Social and environmental factors such as poverty or violence modulate the risk and course of schizophrenia. However, how they affect the brain in patients with psychosis remains unclear.
We studied how environmental factors are related to brain structure in patients with schizophrenia and controls in Latin America, where these factors are large and unequally distributed.
This is a multicentre study of magnetic resonance imaging in patients with schizophrenia and controls from six Latin American cities. Total and voxel-level grey matter volumes, and their relationship with neighbourhood characteristics such as average income and homicide rates, were analysed with a general linear model.
A total of 334 patients with schizophrenia and 262 controls were included. Income was differentially related to total grey matter volume in both groups (P = 0.006). Controls showed a positive correlation between total grey matter volume and income (R = 0.14, P = 0.02). Surprisingly, this relationship was not present in patients with schizophrenia (R = −0.076, P = 0.17). Voxel-level analysis confirmed that this interaction was widespread across the cortex. After adjusting for global brain changes, income was positively related to prefrontal cortex volumes only in controls. Conversely, the hippocampus in patients with schizophrenia, but not in controls, was relatively larger in affluent environments. There was no significant correlation between environmental violence and brain structure.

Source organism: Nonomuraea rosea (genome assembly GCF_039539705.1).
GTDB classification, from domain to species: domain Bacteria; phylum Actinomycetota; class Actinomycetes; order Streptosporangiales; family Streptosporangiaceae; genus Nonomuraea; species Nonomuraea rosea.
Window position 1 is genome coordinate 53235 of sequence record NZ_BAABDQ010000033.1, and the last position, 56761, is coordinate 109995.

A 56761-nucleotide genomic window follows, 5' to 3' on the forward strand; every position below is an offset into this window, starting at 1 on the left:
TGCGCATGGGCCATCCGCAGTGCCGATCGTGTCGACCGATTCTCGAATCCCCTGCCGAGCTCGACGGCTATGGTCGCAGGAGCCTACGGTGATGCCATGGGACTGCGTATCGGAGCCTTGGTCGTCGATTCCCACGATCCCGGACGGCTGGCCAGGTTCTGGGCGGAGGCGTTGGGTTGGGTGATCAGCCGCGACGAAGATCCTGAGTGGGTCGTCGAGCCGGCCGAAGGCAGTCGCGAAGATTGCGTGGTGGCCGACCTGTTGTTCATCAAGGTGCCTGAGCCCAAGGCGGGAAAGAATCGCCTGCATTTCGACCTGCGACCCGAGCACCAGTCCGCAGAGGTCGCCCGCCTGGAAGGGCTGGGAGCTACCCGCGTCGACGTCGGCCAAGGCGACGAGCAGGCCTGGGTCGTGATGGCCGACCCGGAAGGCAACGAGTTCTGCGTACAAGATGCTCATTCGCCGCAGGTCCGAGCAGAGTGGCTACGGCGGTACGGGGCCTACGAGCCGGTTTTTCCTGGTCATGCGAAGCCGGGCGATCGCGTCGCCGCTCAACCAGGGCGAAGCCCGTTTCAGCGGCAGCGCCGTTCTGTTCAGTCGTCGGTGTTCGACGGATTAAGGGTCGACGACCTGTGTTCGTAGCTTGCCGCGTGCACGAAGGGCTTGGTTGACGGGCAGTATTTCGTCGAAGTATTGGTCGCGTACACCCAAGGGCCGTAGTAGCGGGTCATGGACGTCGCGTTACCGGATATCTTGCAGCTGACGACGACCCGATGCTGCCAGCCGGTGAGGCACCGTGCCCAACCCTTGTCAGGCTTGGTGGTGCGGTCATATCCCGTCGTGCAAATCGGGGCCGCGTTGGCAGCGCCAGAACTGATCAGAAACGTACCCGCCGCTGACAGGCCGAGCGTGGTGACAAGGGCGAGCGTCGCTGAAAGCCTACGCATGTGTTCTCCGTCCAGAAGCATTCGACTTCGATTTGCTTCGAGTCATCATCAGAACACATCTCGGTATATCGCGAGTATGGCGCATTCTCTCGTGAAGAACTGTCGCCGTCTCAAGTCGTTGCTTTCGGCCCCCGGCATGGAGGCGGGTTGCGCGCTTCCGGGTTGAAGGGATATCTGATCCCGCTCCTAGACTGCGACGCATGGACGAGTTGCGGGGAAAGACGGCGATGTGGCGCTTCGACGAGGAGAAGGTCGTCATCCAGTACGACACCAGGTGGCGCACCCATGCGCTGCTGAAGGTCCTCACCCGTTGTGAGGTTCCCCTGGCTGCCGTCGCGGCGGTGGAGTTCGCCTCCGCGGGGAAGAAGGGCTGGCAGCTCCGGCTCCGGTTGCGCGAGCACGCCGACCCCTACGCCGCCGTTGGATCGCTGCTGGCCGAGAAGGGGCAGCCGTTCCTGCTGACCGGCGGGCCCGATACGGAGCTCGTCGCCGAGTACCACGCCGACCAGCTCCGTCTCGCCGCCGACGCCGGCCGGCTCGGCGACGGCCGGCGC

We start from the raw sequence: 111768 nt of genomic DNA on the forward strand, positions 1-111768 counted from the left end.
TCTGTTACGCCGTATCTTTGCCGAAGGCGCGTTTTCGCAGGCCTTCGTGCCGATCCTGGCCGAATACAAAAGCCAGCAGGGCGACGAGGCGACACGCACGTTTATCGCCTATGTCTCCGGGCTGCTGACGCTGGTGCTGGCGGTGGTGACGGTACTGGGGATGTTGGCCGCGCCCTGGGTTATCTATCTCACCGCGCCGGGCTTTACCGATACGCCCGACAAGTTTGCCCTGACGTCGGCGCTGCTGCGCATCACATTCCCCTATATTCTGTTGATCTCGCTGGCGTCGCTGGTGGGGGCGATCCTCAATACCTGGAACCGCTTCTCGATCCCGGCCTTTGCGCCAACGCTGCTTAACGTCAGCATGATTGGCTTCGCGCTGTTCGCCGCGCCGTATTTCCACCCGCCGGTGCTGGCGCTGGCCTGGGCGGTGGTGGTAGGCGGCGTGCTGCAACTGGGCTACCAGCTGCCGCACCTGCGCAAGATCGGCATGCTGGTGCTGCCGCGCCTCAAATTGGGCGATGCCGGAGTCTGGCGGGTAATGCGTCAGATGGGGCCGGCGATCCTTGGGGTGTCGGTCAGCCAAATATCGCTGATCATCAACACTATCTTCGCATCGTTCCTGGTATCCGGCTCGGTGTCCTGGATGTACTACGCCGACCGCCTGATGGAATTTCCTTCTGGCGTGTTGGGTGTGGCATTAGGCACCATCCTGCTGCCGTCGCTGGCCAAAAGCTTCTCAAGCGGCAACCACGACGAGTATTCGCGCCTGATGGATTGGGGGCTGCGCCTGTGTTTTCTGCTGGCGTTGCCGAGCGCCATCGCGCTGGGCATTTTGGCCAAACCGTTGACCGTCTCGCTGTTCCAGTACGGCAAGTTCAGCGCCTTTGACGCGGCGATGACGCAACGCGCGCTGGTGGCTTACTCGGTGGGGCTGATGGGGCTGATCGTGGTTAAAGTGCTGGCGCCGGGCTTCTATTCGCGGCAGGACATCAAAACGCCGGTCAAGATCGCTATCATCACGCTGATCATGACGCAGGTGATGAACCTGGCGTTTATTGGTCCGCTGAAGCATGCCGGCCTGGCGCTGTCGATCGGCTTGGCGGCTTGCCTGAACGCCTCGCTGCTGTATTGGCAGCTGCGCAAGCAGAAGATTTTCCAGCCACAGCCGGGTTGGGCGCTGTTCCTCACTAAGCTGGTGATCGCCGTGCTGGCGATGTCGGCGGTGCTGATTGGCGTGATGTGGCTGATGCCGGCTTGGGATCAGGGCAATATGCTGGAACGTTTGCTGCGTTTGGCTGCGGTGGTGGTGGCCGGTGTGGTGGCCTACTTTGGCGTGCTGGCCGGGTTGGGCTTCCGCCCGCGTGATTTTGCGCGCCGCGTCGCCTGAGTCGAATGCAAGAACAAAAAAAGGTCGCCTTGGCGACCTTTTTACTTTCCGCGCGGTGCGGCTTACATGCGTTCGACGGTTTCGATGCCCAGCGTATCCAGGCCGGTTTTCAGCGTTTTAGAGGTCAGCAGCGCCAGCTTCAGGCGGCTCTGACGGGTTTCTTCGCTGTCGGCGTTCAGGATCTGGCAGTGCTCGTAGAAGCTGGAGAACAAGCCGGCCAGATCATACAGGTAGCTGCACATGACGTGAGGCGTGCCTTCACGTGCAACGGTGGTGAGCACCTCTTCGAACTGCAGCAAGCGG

Our results highlight the interplay between environment, particularly poverty, and individual characteristics in psychosis. This is particularly important for harsh environments such as low- and middle-income countries, where potentially less brain vulnerability (less grey matter loss) is sufficient to become unwell in adverse (poor) environments.